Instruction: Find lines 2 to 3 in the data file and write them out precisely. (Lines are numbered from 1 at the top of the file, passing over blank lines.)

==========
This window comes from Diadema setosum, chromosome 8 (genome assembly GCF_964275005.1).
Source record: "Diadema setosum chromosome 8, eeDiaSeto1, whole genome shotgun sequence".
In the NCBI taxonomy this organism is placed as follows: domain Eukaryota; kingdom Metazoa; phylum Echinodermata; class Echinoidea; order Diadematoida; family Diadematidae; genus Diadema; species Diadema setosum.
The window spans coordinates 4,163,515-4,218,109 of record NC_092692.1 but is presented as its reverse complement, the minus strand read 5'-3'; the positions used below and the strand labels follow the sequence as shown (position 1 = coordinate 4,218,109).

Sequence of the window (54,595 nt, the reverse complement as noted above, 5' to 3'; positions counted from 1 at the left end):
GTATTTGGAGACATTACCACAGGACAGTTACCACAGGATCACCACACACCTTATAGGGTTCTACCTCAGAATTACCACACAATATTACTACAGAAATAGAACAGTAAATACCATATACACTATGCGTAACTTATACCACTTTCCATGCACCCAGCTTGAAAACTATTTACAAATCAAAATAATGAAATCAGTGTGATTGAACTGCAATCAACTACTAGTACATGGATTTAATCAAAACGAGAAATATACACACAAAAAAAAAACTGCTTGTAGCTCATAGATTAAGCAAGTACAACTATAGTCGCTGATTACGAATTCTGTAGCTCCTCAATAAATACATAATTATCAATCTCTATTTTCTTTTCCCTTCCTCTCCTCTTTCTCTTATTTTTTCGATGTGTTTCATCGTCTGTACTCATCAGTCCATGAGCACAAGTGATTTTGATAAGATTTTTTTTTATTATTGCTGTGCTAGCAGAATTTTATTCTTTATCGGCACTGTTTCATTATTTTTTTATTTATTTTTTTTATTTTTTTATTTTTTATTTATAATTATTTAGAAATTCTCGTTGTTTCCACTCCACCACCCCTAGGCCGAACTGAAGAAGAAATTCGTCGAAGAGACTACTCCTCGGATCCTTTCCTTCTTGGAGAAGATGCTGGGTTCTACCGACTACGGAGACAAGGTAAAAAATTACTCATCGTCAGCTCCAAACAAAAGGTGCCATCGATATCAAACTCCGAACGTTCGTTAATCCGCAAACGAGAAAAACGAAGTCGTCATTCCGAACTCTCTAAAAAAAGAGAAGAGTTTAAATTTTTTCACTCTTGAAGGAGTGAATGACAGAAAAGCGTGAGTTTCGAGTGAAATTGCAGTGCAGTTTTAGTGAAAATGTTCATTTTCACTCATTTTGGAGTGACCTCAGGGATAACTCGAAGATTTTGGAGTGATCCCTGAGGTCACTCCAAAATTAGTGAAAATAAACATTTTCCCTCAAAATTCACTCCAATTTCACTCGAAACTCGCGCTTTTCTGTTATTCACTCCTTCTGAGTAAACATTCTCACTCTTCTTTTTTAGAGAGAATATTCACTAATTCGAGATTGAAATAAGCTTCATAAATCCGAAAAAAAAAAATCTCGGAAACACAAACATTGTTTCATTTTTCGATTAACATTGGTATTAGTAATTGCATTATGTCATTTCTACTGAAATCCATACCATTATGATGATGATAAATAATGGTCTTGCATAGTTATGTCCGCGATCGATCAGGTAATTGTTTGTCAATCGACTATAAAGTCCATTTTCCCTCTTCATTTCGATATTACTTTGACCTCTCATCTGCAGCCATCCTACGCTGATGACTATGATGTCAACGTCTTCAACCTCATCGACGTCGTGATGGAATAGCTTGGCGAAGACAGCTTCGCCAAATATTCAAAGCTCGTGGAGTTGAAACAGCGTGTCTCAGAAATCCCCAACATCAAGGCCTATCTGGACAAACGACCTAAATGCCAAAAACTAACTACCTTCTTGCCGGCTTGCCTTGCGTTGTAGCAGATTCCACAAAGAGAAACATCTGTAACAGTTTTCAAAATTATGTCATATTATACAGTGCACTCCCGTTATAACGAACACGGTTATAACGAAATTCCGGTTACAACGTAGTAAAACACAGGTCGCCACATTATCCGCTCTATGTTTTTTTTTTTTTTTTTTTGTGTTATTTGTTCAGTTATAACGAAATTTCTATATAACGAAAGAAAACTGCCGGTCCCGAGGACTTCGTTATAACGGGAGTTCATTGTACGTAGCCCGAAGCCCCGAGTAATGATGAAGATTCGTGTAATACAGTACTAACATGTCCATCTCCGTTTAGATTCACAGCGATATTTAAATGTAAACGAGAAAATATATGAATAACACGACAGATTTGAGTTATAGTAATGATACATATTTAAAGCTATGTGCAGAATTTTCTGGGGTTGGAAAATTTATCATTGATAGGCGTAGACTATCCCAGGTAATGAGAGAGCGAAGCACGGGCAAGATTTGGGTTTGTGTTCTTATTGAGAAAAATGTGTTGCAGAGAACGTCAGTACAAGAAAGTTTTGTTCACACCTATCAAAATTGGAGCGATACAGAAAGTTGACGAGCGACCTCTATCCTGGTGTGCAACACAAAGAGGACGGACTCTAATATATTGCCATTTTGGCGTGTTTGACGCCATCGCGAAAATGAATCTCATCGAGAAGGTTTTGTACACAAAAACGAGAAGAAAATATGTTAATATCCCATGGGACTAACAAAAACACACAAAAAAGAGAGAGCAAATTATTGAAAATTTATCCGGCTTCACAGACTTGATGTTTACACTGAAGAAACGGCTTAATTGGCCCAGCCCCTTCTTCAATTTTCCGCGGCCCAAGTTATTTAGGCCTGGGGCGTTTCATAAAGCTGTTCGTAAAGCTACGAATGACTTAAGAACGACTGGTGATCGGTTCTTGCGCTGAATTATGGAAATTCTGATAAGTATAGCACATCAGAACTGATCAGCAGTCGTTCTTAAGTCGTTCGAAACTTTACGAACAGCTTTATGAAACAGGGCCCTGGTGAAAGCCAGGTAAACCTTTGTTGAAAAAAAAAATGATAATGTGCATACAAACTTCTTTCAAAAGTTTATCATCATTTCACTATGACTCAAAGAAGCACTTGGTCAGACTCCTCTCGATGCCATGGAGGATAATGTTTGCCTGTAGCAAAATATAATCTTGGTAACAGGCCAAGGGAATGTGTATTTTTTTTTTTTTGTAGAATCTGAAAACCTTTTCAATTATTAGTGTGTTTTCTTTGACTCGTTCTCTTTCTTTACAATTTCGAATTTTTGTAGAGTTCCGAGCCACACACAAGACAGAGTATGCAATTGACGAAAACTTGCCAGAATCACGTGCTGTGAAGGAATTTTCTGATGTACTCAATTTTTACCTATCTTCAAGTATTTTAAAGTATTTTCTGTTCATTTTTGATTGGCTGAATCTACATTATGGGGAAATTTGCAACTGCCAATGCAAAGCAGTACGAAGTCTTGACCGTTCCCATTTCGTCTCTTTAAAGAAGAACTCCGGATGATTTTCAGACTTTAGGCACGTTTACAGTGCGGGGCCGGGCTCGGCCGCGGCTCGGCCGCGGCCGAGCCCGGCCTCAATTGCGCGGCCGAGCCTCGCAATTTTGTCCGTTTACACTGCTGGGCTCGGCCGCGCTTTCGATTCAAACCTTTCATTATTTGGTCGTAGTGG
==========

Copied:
Source record: "Diadema setosum chromosome 8, eeDiaSeto1, whole genome shotgun sequence".
In the NCBI taxonomy this organism is placed as follows: domain Eukaryota; kingdom Metazoa; phylum Echinodermata; class Echinoidea; order Diadematoida; family Diadematidae; genus Diadema; species Diadema setosum.